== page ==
The Florida Department of Environmental Protection will test algae blanketing a park on the Intracoastal Waterway in West Palm Beach after residents expressed concerns over the recent appearance of the squishy green goo.
Summa Beach Park is a short stretch of sand just north of the C-51 drainage canal, which has been dumping runoff from inland Palm Beach County into the Intracoastal for more than a week. On Wednesday, an estimated 6,050 gallons per second of water was gushing through canal gates.
Randy Smith, a spokesman for the South Florida Water Management District, said the DEP asked the district to scoop up samples of the Summa Beach algae for testing in Tallahassee.
“The easy assumption is to say it’s coming out of the C-51, but this is a little north,” Smith said about the park. “Bottom line is there is algae all over the place in South Florida right now.”
Smith said the results of the algae test should be back Friday or Monday.
Brian LaPointe, an expert in algae blooms and a research professor at Florida Atlantic University’s Harbor Branch Oceanographic Institute, examined a photo of the algae for The Palm Beach Post.
He said it’s hard to tell what type of algae it is, but that it’s likely a product of the nutrient-rich water from the canal being pumped into the brackish environment of the Intracoastal.
“If this is something new that hasn’t happened before, then it could be an indicator that nutrients are increasing likely from human activities,” LaPointe said. “You have a variety of different species that are opportunistic.”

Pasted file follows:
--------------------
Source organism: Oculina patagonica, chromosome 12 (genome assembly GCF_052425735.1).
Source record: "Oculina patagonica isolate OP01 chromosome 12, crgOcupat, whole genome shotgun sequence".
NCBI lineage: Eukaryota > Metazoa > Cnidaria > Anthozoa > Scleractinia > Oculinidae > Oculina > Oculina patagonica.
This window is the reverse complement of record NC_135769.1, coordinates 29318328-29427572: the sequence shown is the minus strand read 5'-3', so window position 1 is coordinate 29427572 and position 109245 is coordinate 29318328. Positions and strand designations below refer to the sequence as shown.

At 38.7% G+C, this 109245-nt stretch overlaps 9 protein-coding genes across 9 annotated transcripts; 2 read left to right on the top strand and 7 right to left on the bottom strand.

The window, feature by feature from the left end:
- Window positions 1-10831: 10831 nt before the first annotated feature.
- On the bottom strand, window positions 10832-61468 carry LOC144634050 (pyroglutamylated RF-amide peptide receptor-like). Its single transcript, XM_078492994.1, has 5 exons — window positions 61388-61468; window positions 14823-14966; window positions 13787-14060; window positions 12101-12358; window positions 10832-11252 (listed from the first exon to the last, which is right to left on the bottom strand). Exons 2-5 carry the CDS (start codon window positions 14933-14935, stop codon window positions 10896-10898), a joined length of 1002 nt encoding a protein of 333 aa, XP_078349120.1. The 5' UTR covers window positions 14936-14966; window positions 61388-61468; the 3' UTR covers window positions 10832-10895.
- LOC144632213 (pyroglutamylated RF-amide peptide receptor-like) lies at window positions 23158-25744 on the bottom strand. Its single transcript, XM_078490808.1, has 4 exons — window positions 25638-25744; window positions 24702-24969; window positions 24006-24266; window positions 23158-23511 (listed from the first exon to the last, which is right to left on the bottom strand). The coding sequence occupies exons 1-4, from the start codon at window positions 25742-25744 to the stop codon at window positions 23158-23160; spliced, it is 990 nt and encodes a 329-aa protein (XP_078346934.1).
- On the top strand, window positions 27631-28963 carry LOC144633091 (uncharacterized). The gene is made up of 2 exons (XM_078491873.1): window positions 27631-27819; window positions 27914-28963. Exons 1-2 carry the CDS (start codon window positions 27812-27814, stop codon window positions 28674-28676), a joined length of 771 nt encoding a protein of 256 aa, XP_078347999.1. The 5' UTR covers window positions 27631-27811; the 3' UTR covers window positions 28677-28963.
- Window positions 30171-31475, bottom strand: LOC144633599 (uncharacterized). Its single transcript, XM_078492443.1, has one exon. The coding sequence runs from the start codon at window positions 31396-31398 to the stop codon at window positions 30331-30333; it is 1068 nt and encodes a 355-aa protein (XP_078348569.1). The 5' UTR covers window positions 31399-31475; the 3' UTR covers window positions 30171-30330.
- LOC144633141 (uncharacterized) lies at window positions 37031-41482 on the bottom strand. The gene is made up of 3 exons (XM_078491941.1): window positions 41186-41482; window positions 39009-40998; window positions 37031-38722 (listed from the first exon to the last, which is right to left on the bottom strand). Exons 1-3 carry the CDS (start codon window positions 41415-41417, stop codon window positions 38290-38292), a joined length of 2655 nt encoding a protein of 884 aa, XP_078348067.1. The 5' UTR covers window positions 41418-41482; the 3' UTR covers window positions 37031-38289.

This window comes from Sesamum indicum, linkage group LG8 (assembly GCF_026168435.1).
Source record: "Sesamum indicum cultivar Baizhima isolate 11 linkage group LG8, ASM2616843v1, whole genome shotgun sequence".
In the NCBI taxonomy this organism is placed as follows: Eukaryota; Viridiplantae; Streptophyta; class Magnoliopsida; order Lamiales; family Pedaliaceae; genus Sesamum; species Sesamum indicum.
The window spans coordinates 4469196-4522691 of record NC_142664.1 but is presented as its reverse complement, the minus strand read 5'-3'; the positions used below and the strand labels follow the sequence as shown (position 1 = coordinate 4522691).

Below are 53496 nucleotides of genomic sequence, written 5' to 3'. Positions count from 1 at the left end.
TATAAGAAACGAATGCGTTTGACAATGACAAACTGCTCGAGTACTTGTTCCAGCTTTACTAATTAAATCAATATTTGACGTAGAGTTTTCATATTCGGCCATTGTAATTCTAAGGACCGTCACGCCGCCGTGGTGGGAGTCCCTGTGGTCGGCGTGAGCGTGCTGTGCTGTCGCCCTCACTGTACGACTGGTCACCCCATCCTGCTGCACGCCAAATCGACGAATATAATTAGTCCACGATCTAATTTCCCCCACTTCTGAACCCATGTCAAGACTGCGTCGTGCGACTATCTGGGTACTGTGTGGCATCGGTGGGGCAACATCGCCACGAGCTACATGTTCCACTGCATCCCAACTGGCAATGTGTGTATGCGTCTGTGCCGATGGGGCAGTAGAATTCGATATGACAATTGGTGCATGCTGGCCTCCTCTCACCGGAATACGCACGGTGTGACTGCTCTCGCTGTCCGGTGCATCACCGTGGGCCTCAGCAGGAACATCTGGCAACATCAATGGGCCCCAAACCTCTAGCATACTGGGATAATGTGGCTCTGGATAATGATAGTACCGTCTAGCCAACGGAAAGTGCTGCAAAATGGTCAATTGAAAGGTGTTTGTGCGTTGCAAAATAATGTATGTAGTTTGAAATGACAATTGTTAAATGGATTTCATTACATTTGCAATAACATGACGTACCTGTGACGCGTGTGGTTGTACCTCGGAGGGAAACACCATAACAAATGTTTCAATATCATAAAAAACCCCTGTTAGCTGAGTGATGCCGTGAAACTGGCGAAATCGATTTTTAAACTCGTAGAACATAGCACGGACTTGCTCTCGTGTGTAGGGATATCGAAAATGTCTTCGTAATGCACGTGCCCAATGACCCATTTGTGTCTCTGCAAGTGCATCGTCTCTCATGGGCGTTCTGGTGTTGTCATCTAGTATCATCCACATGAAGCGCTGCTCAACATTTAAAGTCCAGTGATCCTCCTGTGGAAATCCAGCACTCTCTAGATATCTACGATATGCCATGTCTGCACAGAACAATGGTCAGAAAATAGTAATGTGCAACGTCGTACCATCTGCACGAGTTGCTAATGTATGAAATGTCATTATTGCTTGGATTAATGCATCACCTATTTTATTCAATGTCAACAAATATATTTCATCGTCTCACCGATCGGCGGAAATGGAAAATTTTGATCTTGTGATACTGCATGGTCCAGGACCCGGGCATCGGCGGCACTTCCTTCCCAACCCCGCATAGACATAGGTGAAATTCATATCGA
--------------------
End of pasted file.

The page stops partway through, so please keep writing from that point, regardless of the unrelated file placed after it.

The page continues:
The water flowing out of the C-51, which parallels Southern Boulevard, is runoff from multiple areas, including Wellington, Royal Palm Beach and the Lake Worth Drainage District. Smith said he doesn’t believe there is much Lake Okeechobee water going out the canal currently.
Lake Okeechobee has a large blue-green algae bloom that was measured at 33 square miles last month. Because lake water is draining into the Caloosahatchee and St. Lucie estuaries, the Florida Department of Environmental Protection has been conducting tests of blue-green algae toxicity levels in those areas. On Wednesday, DEP officials said two recent samples of Lake Okeechobee water had elevated toxin levels.
Health department spokesman Tim O’Connor said the department’s general recommendation is not to swim in the Intracoastal waterway near drainage canals.
But even if the algae isn’t harmful to humans, LaPointe said it can still do damage.
“The thing about algae is it can grow very quickly when nutrients are available,” LaPointe said. “They can form thick mats that cover the bottom and create dead zones.”